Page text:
Bridging the Gap: Seneca Art Across Generations

Bridging the Gap: Seneca Art Across Generations

Friday, Dec. 7–Sunday, March 31

How can an object both connect us with the past and inspire the present? Explore this question as you discover the intricate beadwork created by eight contemporary Onondawaga (Seneca) artists side-by-side with the art of their ancestors from the 1930s from the WPA Indian Arts Project, as well as examples from the 1850s from the RMSC's Lewis Henry Morgan Collection. Among the examples of beadwork are pieces by Caroline Parker Mount Pleasant, the great aunt of one of RMSC's early museum directors, Arthur C. Parker.

The Lewis Henry Morgan Collection at RMSC is the largest one assembled by the pioneer ethnographer that exists today. Morgan bequeathed Native American ladles, gorgets, cornhusk dolls, moccasins, war clubs, archaeological artifacts, and much more to the University of Rochester as part of his estate. In 1970, the University of Rochester donated nearly 200 objects to RMSC after lending the Morgan Collection to the Museum for several decades.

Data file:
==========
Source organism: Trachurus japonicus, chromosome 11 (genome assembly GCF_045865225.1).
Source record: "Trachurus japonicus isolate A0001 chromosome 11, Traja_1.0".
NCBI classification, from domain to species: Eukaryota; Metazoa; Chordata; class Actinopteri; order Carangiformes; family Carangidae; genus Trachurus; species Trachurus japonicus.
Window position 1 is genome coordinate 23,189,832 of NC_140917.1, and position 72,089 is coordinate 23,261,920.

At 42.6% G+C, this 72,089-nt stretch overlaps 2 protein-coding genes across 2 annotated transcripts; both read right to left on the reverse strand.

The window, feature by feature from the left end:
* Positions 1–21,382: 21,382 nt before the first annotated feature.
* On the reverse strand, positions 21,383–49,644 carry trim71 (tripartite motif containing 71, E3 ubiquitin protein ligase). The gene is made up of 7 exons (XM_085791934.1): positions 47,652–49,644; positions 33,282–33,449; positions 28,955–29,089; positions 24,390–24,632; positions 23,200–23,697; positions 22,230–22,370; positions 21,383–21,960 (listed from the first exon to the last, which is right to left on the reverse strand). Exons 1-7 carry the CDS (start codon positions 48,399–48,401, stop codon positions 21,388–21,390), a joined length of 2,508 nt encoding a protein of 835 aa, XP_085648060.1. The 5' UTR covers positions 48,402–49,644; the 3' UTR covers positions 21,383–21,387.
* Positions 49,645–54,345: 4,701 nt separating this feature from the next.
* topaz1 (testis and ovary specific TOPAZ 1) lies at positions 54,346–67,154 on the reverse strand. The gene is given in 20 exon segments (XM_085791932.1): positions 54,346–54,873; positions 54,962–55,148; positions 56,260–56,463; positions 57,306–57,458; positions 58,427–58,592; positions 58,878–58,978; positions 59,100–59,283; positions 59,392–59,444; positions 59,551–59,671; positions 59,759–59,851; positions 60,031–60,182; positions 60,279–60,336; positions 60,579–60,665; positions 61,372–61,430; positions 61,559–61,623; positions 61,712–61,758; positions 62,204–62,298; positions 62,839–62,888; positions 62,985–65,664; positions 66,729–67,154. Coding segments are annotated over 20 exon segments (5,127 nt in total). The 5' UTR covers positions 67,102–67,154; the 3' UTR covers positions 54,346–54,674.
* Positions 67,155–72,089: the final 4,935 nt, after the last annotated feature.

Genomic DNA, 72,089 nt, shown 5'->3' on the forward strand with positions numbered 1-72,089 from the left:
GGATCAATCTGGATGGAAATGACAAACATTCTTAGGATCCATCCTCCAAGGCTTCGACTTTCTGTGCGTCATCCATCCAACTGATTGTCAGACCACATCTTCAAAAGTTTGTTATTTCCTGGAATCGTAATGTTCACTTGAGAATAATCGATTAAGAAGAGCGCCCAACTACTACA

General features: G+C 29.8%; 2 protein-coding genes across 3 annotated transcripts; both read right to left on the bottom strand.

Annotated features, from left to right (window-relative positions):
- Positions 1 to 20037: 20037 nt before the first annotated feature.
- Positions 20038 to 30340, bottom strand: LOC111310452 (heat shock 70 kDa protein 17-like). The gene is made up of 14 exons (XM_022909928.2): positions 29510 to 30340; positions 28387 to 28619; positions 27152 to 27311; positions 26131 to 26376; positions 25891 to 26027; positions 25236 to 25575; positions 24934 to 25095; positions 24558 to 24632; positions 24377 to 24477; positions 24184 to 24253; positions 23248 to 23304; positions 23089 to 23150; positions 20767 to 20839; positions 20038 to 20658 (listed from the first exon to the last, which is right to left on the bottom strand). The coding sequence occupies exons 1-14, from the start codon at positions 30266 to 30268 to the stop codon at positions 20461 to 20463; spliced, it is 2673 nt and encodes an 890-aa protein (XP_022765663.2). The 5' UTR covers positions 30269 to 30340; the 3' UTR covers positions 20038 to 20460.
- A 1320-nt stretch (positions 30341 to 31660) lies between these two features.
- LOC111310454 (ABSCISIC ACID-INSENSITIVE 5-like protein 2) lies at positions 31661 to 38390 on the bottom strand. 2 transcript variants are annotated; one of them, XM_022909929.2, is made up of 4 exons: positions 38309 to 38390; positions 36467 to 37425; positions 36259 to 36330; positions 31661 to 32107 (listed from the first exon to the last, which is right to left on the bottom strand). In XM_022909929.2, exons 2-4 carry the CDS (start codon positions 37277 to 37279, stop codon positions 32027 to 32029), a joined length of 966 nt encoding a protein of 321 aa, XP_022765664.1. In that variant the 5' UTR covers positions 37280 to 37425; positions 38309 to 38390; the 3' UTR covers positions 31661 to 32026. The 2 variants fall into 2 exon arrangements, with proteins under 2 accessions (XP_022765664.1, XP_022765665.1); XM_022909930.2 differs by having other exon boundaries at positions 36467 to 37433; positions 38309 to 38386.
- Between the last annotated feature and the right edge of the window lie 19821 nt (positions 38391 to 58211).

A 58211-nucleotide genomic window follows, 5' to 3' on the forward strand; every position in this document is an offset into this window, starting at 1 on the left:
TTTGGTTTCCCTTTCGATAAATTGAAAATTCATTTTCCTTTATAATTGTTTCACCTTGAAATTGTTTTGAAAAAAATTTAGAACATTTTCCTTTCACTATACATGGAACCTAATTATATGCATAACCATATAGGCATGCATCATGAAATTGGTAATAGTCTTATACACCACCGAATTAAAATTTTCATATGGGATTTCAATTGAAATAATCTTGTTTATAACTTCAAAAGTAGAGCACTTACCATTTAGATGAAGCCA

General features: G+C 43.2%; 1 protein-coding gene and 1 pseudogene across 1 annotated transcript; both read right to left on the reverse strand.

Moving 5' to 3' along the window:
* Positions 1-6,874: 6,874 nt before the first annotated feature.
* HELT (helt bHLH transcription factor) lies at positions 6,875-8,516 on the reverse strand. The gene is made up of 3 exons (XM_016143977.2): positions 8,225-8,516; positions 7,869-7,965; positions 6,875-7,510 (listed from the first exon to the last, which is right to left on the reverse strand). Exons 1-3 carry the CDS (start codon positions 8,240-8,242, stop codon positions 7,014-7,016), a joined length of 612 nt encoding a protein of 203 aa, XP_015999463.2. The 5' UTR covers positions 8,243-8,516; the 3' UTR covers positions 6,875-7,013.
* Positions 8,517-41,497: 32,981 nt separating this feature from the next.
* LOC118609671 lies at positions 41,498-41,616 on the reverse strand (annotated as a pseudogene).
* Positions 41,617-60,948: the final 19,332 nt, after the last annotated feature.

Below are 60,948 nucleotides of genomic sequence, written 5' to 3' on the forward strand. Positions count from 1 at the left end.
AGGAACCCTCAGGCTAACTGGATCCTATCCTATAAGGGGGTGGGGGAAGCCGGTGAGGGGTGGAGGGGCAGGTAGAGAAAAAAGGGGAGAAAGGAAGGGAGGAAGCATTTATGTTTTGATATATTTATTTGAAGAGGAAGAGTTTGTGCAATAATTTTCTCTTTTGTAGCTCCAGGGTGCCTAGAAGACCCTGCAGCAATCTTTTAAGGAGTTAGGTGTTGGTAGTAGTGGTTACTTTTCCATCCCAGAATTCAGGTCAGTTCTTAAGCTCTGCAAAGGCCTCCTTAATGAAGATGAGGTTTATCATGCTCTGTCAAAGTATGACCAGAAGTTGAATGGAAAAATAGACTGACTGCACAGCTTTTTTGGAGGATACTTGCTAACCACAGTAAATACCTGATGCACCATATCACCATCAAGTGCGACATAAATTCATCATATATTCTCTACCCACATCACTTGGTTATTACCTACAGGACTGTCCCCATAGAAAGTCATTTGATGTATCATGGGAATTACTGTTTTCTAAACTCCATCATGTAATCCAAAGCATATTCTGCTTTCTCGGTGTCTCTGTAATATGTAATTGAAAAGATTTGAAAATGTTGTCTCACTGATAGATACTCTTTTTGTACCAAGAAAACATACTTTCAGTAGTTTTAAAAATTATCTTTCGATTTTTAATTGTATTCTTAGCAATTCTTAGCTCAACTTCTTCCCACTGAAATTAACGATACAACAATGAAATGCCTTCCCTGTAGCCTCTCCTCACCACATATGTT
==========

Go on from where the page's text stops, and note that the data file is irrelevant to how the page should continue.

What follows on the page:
This exhibition is part of Lewis Henry Morgan at 200, a University of Rochester Humanities Project that offers a critical appreciation of Morgan's various legacies. Components of the project include partnerships with community organizations; a speaker and film series; a research colloquium; public exhibits; and an innovative website offering digital resources for students, scholars and the general public.

 

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